Hurricanes get their start over the warm tropical waters of the North Atlantic Ocean near the equator. Most hurricanes appear in late summer or early fall, when sea temperatures are at their highest. Hurricanes only form over really warm ocean water of 80°F or warmer. The atmosphere (the air) must cool off very quickly the higher you go. Also, the wind must be blowing in the same direction and at the same speed to force air upward from the ocean surface. Winds flow outward above the storm allowing the air below to rise. Day after day the fluffy cumuli form atop die updrafts.
But the cloud tops rise higher than about 6,000 feet. At that height in the tropics, there is usually a layer of warm, dry air that acts like an invisible ceiling or lid. Once in a while, something happens in the upper air that destroys this lid. Scientists do not know how this happens at all. But when it it’s the first step in the birth of a hurricane. With the lid the warm, moist air rises higher and higher. Heat energy, leased as the water vapor in the air condenses. As it condenses the drives the upper drafts to heights of 50,000 to 60,000 feet.
The cumuli become towering thunderheads. From outside the storm area, air moves in over the sea surface to replace the air soaring upwards in the thunderheads. The air begins swirling around the storm centre, for the same reason that the air swirls around a tornado centre. As this air swirls in over the sea surface, it soaks up more and more water vapor. At the storm centre, this new supply of water vapor gets pulled into the thunderhead updrafts, releasing still more energy as the water vapour condenses.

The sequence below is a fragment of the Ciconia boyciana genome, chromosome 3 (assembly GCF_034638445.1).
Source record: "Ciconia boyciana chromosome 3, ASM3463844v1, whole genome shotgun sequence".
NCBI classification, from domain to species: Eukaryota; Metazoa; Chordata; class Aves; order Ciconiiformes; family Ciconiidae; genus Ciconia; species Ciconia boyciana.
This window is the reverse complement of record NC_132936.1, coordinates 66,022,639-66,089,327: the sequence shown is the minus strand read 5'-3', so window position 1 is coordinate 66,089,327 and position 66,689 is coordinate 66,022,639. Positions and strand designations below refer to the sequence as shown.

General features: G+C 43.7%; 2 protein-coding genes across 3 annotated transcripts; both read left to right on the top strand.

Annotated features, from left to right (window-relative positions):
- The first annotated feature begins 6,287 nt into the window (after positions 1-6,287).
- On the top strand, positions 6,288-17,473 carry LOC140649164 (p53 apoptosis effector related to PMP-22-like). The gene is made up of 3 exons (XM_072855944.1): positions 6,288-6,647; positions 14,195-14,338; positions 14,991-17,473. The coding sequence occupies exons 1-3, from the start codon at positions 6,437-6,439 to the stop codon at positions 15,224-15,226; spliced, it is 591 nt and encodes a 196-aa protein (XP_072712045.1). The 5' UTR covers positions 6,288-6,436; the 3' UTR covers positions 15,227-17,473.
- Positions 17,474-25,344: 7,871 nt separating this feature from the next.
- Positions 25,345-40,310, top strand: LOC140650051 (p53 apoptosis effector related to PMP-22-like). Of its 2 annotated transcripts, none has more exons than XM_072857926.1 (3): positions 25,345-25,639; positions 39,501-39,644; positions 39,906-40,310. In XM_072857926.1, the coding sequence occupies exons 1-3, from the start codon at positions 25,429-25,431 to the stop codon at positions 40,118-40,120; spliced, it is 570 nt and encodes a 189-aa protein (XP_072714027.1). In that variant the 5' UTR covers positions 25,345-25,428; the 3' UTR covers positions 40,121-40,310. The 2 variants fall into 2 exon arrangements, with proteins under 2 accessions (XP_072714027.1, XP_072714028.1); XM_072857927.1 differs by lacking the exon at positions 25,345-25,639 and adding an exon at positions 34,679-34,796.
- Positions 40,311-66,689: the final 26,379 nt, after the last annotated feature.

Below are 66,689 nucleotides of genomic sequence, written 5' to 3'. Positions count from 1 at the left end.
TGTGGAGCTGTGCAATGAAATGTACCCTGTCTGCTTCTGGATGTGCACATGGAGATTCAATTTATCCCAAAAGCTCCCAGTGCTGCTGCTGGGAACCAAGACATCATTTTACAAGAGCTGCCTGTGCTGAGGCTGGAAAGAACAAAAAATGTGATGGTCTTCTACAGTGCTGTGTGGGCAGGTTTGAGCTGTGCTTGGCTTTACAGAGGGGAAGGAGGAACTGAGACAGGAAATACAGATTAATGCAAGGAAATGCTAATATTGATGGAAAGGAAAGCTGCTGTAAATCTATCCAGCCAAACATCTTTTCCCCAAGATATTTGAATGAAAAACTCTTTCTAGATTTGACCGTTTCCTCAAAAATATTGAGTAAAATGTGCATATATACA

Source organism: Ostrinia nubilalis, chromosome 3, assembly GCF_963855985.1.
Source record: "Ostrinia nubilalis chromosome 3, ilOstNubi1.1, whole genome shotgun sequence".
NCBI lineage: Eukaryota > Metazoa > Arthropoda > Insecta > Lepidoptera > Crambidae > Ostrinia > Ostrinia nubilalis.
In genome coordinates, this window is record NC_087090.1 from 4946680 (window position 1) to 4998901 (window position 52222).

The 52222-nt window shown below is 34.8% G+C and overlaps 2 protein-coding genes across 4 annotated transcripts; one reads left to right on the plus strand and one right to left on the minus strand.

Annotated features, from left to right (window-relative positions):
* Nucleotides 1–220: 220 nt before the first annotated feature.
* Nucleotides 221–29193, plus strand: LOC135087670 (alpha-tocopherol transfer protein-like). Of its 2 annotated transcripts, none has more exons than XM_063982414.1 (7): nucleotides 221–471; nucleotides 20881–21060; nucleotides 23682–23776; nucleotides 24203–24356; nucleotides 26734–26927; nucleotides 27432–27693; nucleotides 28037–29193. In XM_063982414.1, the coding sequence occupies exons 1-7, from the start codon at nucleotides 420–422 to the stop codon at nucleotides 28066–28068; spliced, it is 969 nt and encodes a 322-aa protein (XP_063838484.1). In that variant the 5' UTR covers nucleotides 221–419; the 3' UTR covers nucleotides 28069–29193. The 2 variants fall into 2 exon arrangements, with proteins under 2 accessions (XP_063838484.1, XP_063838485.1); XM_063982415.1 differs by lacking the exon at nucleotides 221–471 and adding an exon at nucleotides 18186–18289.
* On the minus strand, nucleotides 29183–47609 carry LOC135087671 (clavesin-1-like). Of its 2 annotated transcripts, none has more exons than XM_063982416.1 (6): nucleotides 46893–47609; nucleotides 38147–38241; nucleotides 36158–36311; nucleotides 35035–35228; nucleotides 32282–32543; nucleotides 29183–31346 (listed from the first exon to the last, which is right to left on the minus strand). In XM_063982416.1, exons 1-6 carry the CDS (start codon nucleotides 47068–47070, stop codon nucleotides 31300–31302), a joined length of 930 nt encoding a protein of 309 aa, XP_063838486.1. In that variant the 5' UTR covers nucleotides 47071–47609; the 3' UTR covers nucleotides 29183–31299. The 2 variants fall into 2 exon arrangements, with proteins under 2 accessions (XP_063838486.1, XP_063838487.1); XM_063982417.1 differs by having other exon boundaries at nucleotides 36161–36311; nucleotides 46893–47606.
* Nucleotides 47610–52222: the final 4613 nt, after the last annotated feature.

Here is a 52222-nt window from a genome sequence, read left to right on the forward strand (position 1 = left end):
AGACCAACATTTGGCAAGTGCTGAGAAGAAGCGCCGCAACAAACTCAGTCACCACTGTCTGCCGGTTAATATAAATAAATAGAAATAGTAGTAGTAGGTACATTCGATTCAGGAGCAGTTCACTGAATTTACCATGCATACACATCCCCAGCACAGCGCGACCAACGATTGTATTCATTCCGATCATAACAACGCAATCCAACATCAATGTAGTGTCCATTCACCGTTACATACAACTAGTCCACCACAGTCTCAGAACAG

This makes the updrafts raise faster, pulling in even larger amounts of air and water vapour from the storm’s edges. And as the updrafts speed up, air swirls faster and faster around the storm centre. The hurricane’s wind speed ranges from 75 miles to 200 miles per hour. The winds of a forming hurricane tend to pull away from the centre as the wind speed increases. When the winds move fast enough, the hole develops. This hole is the mark of a full-fledge hurricane. Hurricanes rotate in a counter-clockwise direction around an “eye” in the Northern Hemisphere and clockwise direction in the Southern Hemisphere.
The center of the storm or “eye” is the calmest part. It has only light winds and fair weather. Within the eye, all is calm and peaceful. But in the cloud wall surrounding the eye, things are very different although hurricane winds do not blow as fast as tornado winds a hurricane is far more destructive. That’s because tornado winds cover only a small area, usually less than a mile across-’ hurricane’s winds may cover an area 60 miles wide out from the centre of the eye.
Another reason is tornadoes rarely last as long as an hour, or travel more than 100 miles. However, hurricane may rage for a week or more. In that time, it may travel tens of thousands of miles over the sea and land. At sea, hurricane winds whip up giant waves up to 20 feet high. Such waves can tear freighters and other ocean-going ships in half. Over land, hurricane winds can uproot trees, blow down telephone lines and power lines, and tear chimneys off rooftops. The air is filled with deadly flying fragments of brick, wood, and glass.
Courtney from Study Moose
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